Air guitar players rejoice! Now you can feel like a guitar god jamming out to your favorite tunes to a packed venue
without actually taking lessons. The premise is rather simple. You have a peripheral shaped like a real guitar
with five colored buttons on the neck simulating the frets and a lever that can be "strummed" and even a working whammy
bar. Those familiar with Harmonix's Frequency and Amplitude games should feel right at home. All you do is watch
as colored circles and lines fall towards the bottom, hold down the correct colored button or combination of buttons, and
strum as the notes reach the bottom, thus creating music. You're not even required to be as precise on the timing as
the notorious Dance Dance Revolution series or its many imitations. The challenge comes from getting your fingers to
move fast enough to access the correct button.
There are four difficulty levels to choose from. Easy only uses the first three fret buttons and throws out only
basic sequences. Normal requires you to use your pinky to access the fourth button, and the sequences become more challenging,
with more chords and triplets. Hard and Expert are where you start to feel like a real guitar player. You'll need
to move your hand up and down the neck to access the fifth button, and you'll start to see faster and more insane sequences,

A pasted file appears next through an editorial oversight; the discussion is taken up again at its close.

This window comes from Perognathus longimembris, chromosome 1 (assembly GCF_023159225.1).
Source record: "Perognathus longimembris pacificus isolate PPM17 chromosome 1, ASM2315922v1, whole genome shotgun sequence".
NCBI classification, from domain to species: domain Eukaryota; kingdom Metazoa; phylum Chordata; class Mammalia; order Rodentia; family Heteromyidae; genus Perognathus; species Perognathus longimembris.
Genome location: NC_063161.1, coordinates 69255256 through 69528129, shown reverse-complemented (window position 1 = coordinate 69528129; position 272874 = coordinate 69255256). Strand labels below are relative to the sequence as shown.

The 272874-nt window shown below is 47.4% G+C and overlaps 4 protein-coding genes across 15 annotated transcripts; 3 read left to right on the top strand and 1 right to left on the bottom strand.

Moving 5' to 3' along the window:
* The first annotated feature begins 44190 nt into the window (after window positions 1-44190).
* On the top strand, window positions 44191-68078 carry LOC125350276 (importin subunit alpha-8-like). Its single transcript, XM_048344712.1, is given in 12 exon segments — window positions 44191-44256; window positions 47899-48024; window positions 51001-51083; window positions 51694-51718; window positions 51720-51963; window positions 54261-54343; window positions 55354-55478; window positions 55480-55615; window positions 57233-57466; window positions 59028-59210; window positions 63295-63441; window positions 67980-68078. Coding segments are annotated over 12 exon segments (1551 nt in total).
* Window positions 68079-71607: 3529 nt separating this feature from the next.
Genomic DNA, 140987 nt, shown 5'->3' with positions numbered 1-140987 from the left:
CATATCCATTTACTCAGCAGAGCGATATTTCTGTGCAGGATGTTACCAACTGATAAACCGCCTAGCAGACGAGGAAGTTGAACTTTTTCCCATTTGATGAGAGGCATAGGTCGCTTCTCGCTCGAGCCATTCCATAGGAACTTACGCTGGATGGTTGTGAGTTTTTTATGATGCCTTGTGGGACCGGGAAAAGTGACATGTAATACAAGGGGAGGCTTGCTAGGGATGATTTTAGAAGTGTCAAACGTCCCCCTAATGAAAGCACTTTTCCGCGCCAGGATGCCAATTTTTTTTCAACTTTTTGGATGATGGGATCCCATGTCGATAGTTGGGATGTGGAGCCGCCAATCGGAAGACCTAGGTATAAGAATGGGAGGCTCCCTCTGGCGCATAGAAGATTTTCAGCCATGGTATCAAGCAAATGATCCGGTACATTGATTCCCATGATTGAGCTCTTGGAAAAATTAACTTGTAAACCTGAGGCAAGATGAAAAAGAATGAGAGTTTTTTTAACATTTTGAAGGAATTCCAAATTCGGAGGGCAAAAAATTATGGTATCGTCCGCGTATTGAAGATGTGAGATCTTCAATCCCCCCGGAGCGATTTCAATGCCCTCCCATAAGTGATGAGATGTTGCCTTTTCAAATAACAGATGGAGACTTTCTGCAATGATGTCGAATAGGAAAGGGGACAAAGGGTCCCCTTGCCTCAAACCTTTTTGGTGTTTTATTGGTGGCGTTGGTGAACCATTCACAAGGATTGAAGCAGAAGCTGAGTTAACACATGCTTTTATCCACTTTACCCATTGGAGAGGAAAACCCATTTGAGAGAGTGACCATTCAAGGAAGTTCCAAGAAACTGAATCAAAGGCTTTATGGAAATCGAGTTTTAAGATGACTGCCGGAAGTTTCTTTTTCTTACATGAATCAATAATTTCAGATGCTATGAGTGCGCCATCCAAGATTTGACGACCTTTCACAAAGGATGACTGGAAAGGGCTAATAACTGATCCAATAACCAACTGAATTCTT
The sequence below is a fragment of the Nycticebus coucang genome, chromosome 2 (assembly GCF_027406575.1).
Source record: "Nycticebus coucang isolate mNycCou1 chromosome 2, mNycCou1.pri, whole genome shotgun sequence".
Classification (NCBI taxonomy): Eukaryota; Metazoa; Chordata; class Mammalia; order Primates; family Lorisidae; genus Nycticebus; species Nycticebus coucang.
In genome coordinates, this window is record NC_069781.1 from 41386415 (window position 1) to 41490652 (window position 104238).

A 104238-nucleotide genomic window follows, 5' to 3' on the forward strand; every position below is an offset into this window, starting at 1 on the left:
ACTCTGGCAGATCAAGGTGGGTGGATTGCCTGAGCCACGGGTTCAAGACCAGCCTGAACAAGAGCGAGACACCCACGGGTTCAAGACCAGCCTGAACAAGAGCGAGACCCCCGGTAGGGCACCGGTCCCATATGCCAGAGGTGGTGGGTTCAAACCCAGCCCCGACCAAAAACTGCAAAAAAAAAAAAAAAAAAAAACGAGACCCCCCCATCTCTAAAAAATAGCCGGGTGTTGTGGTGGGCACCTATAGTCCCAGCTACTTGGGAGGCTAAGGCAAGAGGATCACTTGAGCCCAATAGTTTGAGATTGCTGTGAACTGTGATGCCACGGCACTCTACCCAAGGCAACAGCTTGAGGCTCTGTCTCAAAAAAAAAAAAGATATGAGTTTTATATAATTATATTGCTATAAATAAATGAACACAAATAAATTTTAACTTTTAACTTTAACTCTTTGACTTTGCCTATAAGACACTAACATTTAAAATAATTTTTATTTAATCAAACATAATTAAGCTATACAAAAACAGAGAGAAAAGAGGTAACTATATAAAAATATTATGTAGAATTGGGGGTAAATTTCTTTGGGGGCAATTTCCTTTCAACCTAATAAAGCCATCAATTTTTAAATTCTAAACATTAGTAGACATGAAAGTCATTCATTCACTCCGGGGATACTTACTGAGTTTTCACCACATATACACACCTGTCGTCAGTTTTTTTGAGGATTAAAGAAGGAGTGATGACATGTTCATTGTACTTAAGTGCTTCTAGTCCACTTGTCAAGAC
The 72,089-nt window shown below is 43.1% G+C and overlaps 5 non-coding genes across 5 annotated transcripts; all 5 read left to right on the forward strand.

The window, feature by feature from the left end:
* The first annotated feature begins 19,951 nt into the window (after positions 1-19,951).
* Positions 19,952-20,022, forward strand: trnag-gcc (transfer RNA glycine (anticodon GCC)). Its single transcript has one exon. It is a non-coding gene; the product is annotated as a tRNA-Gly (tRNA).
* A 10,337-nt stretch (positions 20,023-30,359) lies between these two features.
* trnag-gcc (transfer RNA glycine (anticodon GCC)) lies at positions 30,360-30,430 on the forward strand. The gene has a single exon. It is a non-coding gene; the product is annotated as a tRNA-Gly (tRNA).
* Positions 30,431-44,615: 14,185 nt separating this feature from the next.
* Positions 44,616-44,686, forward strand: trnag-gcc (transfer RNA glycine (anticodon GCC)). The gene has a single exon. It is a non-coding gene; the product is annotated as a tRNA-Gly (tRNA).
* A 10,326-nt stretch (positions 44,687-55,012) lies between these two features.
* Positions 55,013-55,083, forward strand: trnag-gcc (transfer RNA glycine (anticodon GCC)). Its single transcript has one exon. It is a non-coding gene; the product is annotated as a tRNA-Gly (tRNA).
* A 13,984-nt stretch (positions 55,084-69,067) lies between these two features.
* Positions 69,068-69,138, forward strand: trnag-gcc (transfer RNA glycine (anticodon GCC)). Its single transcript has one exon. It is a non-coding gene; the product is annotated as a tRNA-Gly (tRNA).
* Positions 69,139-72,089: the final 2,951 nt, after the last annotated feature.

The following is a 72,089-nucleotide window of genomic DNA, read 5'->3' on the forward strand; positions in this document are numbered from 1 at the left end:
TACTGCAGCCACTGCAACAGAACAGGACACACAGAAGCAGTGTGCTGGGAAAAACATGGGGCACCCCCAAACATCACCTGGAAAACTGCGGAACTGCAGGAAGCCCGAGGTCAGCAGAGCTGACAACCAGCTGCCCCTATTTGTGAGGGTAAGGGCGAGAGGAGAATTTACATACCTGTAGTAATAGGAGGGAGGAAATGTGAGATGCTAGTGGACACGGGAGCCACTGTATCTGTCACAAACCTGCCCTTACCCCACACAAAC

the encouragement of techniques guitar players call hammer-ons and pull-offs, and a closer correspondence between the notes
of the real song and how often you press the buttons on the guitar.
As you play, your score multiplier will go up as you finish combos and restart if you miss a note. The crowd energy
will also go up or down depending on how well or badly you play. You also have a bar for something called star power.
It fills up by playing good notes or by feathering the whammy bar on certain special sustain notes and chords. Once
the star power bar glows, it's time to strike a rock star pose by tilting the guitar vertical. Your character will do
something outrageous, the crowd will go wild, and your score multiplier will double. At the end of the stage, you're
given a star rating and some money depending on how well you do. The star rating is for your own satisfaction, but the
money you can use to buy stuff like new songs, new(and authentic) guitars, and even different skins for your guitars.
Fans of music and rhythm games don't have to worry about Guitar Hero having only a few good songs and some really terrible
ones. Save for one or two that don't strike my fancy, all the songs in Guitar Hero are loud and proud and just generally
fun songs with ample guitar solo sequences. The main songs are divided by rock styles to satisfy different tastes and
include rocking classics like Thunder Kiss 65, Smoke On The Water, and even Killer Queen, and also some modern flavors like
Cochise by Audioslave. The bonus songs have an even bigger variety, from light, happy-go-lucky rock(All Of This by Shaimus)
to techno(Get Ready 2 Rokk by Freezepop) to hard core stuff(Fire It Up by Black Label Society). In short, Guitar Hero
is exactly the kind of fun and revolutionary music and rhythm game that this era sorely needs more of.